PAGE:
Confer: 31 Aug – 2nd Sept 2018, Glendalough, Co Wicklow
Reviewed by Therese O’Driscoll
Hosted in the beautiful surroundings of Glendalough, Co. Wicklow, this conference was organised by Confer and brought together a wide variety of practitioners from Ireland, Scotland, England, Germany, Holland, Finland and wider afield.
It began on the Friday night with an open mic in the outdoors. This was a suitable entry into the weekend, beautifully facilitated by Robbie Breadon of Common Ground, Fermanagh and a throwback to the rich tradition of storytelling, rambling houses, music and song of Ireland. This simple gathering generated an atmosphere of the deep listening found in oral traditions and allowed for immediate connection with the land and space around us, while also building a sense of community among the human participants. I was immediately hopeful for this conference. Hopeful that it would not only be a talking ‘about’ psychotherapy and the natural world but that it would also offer opportunities for immersion in that world and a felt experience of all that dialogue with nature can provide.
The challenge which a conference poses when matched with a subject such as psychotherapy and the natural world was immediately apparent on Saturday morning. We entered a hotel room, beautifully open to the natural world with a wide panoramic window offering views out to the land; yet the chairs all faced in the opposite direction looking at a screen and podium. The demands of technology, the explicit emphasis on the expertise of the verbalising self as distinct from the experiencing self, created conditions which meant, in my view, that we missed taking full advantage of the opportunities, witness and influence granted by the natural world so beautifully present yet, even in this context, kept to the background.
Sharon Blackie, to her credit, requested the chairs be placed in a semi-circular position and opened her presentation with a story. ‘The Rape of the Well Maidens’, told among the participants. This story was, in my view, a wonderful opening to the weekend. Irish mythology is very place-centred; women were seen as embodying the moral and spiritual authority of the natural world and could grant sovereignty when the rites of kingship, including ceremonial marriage, existed between the King and the land. The story speaks of how these rights were violated, how balance with the natural world was lost and how women became hidden in their role as guardians and protectors of the natural world. Her subsequent presentation (by now returned to the podium and PowerPoint!) was an excellent outline of Celtic mythology – an ecofeminist approach. She outlined the oral tradition of Celtic mythology, the emphasis on the imaginal world – the mundus imaginalis – and the belief that the stories held there have an independent existence in place. She suggested that we humans, if we are open to them, can be met by these stories and myths in the land itself. Her presentation led to rich discussions on gender and on how psychotherapy can now be in service of the land.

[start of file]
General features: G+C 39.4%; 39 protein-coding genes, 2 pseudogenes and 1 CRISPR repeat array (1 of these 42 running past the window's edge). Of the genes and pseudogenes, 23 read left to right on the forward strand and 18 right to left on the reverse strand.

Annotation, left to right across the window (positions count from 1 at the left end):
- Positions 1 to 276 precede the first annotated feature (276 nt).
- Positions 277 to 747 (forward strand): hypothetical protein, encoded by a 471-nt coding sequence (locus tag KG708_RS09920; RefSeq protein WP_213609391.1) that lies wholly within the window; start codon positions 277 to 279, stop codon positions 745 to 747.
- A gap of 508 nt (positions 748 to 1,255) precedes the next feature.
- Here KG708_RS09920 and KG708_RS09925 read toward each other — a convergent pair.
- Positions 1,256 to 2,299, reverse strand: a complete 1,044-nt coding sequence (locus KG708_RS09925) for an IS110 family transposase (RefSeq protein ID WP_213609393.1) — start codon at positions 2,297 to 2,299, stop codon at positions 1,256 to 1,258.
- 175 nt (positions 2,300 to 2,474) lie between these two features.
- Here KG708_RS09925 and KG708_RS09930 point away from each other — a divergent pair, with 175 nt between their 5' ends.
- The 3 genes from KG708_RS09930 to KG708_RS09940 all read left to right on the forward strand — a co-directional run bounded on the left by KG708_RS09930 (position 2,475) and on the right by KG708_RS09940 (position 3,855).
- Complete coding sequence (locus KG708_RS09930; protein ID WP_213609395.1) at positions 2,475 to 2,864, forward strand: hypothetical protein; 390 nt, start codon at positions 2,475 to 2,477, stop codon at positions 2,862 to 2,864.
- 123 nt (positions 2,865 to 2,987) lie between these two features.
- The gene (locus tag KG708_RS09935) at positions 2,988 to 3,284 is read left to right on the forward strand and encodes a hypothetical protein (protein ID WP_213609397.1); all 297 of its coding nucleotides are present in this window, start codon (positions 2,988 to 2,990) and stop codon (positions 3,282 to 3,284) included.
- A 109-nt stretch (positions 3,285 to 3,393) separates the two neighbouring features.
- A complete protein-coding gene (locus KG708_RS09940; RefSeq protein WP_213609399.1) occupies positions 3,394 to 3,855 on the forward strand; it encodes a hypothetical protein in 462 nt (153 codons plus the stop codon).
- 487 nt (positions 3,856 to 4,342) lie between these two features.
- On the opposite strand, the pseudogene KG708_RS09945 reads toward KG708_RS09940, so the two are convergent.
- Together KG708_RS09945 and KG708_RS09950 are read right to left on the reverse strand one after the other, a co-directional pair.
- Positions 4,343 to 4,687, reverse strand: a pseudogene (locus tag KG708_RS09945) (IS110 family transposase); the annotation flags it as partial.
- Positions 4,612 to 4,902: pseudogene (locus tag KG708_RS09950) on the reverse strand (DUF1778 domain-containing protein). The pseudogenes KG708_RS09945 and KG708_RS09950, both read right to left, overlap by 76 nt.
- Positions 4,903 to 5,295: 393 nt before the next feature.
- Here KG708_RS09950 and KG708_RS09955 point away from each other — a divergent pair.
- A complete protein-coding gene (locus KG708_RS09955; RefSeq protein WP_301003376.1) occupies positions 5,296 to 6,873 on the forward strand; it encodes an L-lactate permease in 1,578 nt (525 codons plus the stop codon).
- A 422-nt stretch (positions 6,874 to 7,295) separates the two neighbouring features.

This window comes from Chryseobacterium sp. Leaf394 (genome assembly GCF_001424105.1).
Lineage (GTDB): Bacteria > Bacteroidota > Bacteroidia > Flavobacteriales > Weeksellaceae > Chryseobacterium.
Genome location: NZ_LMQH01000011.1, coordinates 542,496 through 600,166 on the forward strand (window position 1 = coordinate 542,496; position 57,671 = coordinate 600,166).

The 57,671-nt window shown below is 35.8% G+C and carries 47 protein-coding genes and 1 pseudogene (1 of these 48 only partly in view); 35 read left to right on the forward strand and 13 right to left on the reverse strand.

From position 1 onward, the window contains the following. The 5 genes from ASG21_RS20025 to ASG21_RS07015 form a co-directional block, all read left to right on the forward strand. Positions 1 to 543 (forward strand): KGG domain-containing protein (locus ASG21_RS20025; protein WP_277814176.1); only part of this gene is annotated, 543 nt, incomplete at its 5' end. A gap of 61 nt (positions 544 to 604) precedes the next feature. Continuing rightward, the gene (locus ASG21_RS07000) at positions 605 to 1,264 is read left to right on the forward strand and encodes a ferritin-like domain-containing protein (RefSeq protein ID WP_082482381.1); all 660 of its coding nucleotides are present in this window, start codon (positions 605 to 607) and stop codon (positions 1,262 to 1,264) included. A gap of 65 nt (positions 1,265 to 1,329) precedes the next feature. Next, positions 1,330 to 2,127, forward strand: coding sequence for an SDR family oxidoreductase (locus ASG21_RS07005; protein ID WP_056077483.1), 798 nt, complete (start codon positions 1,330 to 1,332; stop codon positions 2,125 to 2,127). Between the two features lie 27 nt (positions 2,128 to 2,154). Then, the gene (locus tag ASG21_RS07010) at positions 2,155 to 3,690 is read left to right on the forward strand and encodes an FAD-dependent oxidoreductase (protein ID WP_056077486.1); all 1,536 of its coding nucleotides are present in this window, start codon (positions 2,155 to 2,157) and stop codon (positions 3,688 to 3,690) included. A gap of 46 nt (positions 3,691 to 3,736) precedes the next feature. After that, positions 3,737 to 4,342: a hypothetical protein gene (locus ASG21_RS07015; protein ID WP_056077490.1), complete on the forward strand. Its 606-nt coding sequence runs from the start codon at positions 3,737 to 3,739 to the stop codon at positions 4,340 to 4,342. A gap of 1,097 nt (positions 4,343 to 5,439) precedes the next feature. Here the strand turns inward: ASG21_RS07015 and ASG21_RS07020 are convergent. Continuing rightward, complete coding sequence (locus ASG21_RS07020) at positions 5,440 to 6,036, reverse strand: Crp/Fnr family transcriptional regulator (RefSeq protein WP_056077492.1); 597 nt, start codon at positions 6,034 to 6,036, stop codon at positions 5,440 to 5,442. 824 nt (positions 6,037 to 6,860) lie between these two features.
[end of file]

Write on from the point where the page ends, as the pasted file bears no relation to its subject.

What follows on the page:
Mary Jayne Rust, a leading practitioner in this field, had travelled from England and followed with On being in relationship with the Earth – a spiritual path. Her presentation centred on the core questions of what happens when therapy happens outdoors and when we bring the natural world into the narrative of self and other. After many years practising in this way she is in accord with Jung who spoke of the belief that we live inside a sacred matrix. As therapists, she suggested we listen for the earth story of our clients, that we ask what was the relationship with the land of parents and ancestors, and what, if any, was the earth trauma of parents and ancestors. Her experience concurs with my own that many clients present with their concerns about the earth and that there is a need for us to give them permission to explore this further. Not to do so may well perpetuate a cultural narrative that we are separate from the earth rather than part of it. She suggested that to withdraw from the earth is also to withdraw from the body.
That afternoon participants were invited to work outdoors to explore some of the themes spoken about in the presentations. Interestingly, all of the workshops were body-based. Robbie Breadon offered an Ecotherapy walk, Dearbhail Conlon from Cork offered Going down into the Earth, an experience
of environmental arts therapy, while I offered a movement-based workshop exploring the soft animal of our bodies – Embodied and embedded emergence in psychotherapy and supervision. These workshops offered a very real experience of all that had been presented earlier. I subsequently received the following feedback from one of the participants at my workshop: “The highlight of the conference for me was the experiential aspects of your workshop, moving and resting into, on and with extra thick layers of moss alive with all kinds of nature. Unforgettable. Life enhancing. Tender. Bold…” (Anonymous workshop participant, 2018). This feedback, and what I heard in relation to the other workshops, all affirmed what David Abram describes as the “somatic affinity that entangles our body with the bodies of other creatures, binding our sentience with that of the local earth” (Abram, 2018).